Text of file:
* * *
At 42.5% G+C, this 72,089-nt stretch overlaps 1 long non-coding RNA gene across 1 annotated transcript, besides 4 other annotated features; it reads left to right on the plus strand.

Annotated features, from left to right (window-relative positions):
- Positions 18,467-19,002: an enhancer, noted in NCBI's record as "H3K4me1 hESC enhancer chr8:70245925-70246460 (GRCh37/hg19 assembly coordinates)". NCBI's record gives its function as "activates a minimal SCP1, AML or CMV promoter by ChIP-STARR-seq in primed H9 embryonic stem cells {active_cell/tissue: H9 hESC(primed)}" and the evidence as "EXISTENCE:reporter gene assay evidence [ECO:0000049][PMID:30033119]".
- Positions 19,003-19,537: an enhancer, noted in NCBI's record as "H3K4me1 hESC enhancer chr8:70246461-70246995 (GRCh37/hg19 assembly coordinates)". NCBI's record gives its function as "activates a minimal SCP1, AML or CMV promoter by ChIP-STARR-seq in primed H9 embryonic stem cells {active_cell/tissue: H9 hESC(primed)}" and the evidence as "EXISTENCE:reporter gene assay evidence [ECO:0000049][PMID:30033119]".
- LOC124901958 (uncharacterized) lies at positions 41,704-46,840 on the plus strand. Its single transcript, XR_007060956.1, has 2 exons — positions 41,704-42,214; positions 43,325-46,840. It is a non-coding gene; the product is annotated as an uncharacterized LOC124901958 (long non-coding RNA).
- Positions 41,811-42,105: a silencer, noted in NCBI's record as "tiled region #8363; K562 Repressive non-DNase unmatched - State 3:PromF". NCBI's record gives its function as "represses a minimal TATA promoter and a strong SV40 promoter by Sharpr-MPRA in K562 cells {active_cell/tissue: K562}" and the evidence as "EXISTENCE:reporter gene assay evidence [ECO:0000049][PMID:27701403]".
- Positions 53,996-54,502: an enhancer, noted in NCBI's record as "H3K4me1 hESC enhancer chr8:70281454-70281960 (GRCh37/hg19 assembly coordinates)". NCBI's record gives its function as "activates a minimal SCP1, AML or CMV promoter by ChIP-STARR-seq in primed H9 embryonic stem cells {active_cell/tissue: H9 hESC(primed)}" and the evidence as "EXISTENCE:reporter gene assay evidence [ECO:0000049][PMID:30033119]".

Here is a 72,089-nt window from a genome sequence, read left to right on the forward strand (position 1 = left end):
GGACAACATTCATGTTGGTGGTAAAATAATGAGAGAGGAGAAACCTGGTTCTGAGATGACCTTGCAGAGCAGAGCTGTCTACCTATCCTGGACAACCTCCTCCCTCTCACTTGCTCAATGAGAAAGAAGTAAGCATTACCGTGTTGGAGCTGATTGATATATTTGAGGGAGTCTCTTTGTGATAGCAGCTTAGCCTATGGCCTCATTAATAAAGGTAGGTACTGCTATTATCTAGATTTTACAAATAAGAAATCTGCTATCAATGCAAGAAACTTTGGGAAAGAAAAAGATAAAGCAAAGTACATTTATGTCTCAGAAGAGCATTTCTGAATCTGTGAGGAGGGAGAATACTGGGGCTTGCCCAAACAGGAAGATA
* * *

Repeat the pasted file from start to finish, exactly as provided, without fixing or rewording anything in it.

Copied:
At 42.5% G+C, this 72,089-nt stretch overlaps 1 long non-coding RNA gene across 1 annotated transcript, besides 4 other annotated features; it reads left to right on the plus strand.

Annotated features, from left to right (window-relative positions):
- Positions 18,467-19,002: an enhancer, noted in NCBI's record as "H3K4me1 hESC enhancer chr8:70245925-70246460 (GRCh37/hg19 assembly coordinates)". NCBI's record gives its function as "activates a minimal SCP1, AML or CMV promoter by ChIP-STARR-seq in primed H9 embryonic stem cells {active_cell/tissue: H9 hESC(primed)}" and the evidence as "EXISTENCE:reporter gene assay evidence [ECO:0000049][PMID:30033119]".
- Positions 19,003-19,537: an enhancer, noted in NCBI's record as "H3K4me1 hESC enhancer chr8:70246461-70246995 (GRCh37/hg19 assembly coordinates)". NCBI's record gives its function as "activates a minimal SCP1, AML or CMV promoter by ChIP-STARR-seq in primed H9 embryonic stem cells {active_cell/tissue: H9 hESC(primed)}" and the evidence as "EXISTENCE:reporter gene assay evidence [ECO:0000049][PMID:30033119]".
- LOC124901958 (uncharacterized) lies at positions 41,704-46,840 on the plus strand. Its single transcript, XR_007060956.1, has 2 exons — positions 41,704-42,214; positions 43,325-46,840. It is a non-coding gene; the product is annotated as an uncharacterized LOC124901958 (long non-coding RNA).
- Positions 41,811-42,105: a silencer, noted in NCBI's record as "tiled region #8363; K562 Repressive non-DNase unmatched - State 3:PromF". NCBI's record gives its function as "represses a minimal TATA promoter and a strong SV40 promoter by Sharpr-MPRA in K562 cells {active_cell/tissue: K562}" and the evidence as "EXISTENCE:reporter gene assay evidence [ECO:0000049][PMID:27701403]".
- Positions 53,996-54,502: an enhancer, noted in NCBI's record as "H3K4me1 hESC enhancer chr8:70281454-70281960 (GRCh37/hg19 assembly coordinates)". NCBI's record gives its function as "activates a minimal SCP1, AML or CMV promoter by ChIP-STARR-seq in primed H9 embryonic stem cells {active_cell/tissue: H9 hESC(primed)}" and the evidence as "EXISTENCE:reporter gene assay evidence [ECO:0000049][PMID:30033119]".

Here is a 72,089-nt window from a genome sequence, read left to right on the forward strand (position 1 = left end):
GGACAACATTCATGTTGGTGGTAAAATAATGAGAGAGGAGAAACCTGGTTCTGAGATGACCTTGCAGAGCAGAGCTGTCTACCTATCCTGGACAACCTCCTCCCTCTCACTTGCTCAATGAGAAAGAAGTAAGCATTACCGTGTTGGAGCTGATTGATATATTTGAGGGAGTCTCTTTGTGATAGCAGCTTAGCCTATGGCCTCATTAATAAAGGTAGGTACTGCTATTATCTAGATTTTACAAATAAGAAATCTGCTATCAATGCAAGAAACTTTGGGAAAGAAAAAGATAAAGCAAAGTACATTTATGTCTCAGAAGAGCATTTCTGAATCTGTGAGGAGGGAGAATACTGGGGCTTGCCCAAACAGGAAGATA